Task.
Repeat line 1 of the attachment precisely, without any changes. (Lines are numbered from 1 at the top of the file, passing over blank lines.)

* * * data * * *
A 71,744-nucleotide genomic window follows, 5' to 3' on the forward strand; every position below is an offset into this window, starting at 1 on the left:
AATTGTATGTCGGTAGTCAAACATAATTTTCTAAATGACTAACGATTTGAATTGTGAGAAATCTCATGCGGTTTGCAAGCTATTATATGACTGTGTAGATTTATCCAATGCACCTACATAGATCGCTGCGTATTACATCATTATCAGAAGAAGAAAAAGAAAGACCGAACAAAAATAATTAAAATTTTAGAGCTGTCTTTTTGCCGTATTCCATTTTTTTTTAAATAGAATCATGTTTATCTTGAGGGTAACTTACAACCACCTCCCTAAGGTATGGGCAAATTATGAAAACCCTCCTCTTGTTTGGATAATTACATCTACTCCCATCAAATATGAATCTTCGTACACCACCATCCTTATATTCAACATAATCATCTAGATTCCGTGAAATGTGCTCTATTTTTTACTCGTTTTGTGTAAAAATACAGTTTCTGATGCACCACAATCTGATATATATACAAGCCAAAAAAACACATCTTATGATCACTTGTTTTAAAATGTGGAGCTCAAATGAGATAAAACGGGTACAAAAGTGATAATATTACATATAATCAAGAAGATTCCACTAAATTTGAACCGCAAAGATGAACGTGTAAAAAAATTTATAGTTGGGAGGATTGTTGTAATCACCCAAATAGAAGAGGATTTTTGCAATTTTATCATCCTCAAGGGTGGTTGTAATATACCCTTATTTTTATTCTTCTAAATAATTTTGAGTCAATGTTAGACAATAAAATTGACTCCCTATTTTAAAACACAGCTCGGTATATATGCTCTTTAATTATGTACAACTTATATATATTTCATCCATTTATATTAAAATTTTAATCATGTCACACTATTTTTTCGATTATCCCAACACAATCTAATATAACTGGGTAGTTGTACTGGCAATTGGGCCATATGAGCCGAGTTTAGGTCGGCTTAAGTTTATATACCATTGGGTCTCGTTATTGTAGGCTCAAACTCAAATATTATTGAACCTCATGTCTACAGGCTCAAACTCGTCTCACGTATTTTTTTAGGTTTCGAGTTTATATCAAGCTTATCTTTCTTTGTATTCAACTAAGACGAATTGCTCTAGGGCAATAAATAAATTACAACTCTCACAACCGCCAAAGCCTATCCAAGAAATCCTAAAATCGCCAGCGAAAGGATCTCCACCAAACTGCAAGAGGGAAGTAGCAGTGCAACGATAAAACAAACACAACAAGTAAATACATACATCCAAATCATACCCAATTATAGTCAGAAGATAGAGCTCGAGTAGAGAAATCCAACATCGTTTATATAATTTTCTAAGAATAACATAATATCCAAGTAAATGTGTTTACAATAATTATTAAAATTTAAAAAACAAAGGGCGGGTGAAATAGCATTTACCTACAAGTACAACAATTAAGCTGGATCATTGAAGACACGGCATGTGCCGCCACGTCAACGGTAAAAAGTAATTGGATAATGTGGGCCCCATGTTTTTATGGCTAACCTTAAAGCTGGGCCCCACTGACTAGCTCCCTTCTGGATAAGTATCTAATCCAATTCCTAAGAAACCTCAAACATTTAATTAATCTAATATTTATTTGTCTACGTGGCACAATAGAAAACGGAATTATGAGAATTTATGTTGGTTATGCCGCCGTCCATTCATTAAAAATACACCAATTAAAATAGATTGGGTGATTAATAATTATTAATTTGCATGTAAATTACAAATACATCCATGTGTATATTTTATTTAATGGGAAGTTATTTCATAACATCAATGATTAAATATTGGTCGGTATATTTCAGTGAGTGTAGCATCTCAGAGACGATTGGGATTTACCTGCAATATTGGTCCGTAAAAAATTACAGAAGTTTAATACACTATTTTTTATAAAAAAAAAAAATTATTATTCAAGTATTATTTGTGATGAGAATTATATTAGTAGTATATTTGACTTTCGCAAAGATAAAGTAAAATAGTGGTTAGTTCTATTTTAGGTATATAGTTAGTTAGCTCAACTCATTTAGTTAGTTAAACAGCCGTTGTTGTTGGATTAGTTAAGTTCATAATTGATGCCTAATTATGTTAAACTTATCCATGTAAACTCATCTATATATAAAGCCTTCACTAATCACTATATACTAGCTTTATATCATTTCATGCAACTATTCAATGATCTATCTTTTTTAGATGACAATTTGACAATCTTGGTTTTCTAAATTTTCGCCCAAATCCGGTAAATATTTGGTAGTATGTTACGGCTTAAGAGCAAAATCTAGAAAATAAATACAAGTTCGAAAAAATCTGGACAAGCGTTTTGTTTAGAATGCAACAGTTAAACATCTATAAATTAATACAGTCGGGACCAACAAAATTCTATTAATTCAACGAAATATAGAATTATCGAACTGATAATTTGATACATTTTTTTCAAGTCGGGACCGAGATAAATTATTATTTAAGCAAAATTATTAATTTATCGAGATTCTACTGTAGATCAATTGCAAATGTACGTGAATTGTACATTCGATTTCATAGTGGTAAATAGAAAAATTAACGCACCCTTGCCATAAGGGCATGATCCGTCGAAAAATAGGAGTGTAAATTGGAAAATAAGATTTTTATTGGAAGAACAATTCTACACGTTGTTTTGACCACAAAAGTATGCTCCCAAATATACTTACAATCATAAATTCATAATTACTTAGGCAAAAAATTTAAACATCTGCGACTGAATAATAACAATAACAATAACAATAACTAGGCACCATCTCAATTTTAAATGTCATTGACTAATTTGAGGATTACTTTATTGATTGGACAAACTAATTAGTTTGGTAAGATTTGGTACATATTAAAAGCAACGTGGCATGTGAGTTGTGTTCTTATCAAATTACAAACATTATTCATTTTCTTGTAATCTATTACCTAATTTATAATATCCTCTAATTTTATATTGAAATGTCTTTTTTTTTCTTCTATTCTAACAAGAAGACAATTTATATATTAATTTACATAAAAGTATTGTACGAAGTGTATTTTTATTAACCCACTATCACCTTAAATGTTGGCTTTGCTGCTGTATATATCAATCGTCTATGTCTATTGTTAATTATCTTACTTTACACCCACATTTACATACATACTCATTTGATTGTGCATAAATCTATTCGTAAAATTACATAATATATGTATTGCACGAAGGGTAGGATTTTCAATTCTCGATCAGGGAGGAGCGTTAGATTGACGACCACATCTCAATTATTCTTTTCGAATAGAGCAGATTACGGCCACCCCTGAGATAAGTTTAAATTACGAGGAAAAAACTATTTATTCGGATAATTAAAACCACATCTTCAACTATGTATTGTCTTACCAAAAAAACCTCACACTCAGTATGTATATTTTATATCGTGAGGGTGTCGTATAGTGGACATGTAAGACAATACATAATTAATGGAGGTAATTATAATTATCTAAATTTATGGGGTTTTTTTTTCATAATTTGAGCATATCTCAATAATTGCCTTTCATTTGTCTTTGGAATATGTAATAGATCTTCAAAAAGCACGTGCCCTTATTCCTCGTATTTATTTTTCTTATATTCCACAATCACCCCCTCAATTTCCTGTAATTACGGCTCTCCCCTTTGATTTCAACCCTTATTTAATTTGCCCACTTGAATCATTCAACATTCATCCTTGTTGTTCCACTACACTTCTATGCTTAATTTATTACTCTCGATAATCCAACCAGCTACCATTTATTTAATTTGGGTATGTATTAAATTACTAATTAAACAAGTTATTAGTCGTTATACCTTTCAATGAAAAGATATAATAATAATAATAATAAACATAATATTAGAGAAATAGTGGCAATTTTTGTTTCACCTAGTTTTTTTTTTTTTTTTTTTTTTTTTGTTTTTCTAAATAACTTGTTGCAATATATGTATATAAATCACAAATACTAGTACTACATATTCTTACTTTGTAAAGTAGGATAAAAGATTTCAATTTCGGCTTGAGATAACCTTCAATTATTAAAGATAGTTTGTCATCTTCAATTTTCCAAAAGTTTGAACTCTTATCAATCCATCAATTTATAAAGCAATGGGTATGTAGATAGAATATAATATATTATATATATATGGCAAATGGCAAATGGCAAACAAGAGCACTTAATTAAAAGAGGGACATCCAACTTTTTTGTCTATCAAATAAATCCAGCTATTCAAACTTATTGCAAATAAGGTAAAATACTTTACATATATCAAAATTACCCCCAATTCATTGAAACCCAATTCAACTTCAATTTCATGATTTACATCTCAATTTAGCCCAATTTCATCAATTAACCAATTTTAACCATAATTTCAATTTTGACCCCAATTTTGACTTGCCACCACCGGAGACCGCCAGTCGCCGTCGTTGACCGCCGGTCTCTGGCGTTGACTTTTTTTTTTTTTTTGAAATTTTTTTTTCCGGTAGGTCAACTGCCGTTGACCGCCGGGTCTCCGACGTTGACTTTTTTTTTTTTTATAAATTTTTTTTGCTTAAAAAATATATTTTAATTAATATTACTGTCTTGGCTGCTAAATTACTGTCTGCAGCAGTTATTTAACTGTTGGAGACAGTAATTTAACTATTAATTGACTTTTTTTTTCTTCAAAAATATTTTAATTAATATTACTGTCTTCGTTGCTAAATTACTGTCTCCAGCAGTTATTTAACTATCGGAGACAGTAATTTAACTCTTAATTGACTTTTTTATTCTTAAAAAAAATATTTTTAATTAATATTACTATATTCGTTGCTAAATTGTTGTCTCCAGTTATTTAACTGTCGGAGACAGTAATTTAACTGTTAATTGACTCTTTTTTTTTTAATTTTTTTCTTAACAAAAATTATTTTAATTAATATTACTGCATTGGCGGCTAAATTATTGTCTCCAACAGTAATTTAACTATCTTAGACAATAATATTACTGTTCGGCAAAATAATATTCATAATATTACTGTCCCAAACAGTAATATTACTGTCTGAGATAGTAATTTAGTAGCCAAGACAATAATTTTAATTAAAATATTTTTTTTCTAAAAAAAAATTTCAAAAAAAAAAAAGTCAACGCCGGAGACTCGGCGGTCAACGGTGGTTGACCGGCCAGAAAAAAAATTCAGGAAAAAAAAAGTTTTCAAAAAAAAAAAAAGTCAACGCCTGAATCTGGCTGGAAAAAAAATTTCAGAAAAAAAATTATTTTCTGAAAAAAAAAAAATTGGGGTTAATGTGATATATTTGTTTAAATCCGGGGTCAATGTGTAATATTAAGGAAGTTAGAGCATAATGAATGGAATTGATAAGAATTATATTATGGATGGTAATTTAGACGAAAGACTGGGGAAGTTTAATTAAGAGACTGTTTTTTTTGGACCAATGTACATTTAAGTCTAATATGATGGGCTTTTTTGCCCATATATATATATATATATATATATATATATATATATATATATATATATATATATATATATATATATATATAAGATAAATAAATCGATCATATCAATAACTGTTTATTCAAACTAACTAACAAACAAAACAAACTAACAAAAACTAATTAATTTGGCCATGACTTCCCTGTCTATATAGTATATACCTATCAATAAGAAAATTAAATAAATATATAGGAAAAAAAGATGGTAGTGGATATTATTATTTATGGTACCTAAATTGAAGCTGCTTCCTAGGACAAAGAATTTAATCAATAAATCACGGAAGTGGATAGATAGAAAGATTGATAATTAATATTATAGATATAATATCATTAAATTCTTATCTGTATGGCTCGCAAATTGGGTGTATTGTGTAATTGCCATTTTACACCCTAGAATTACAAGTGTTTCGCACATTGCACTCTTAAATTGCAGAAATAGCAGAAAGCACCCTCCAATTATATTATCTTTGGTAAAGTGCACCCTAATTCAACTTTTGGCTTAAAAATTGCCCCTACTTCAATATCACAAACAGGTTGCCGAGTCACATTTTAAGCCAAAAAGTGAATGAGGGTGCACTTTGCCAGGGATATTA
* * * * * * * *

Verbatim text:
A 71,744-nucleotide genomic window follows, 5' to 3' on the forward strand; every position below is an offset into this window, starting at 1 on the left: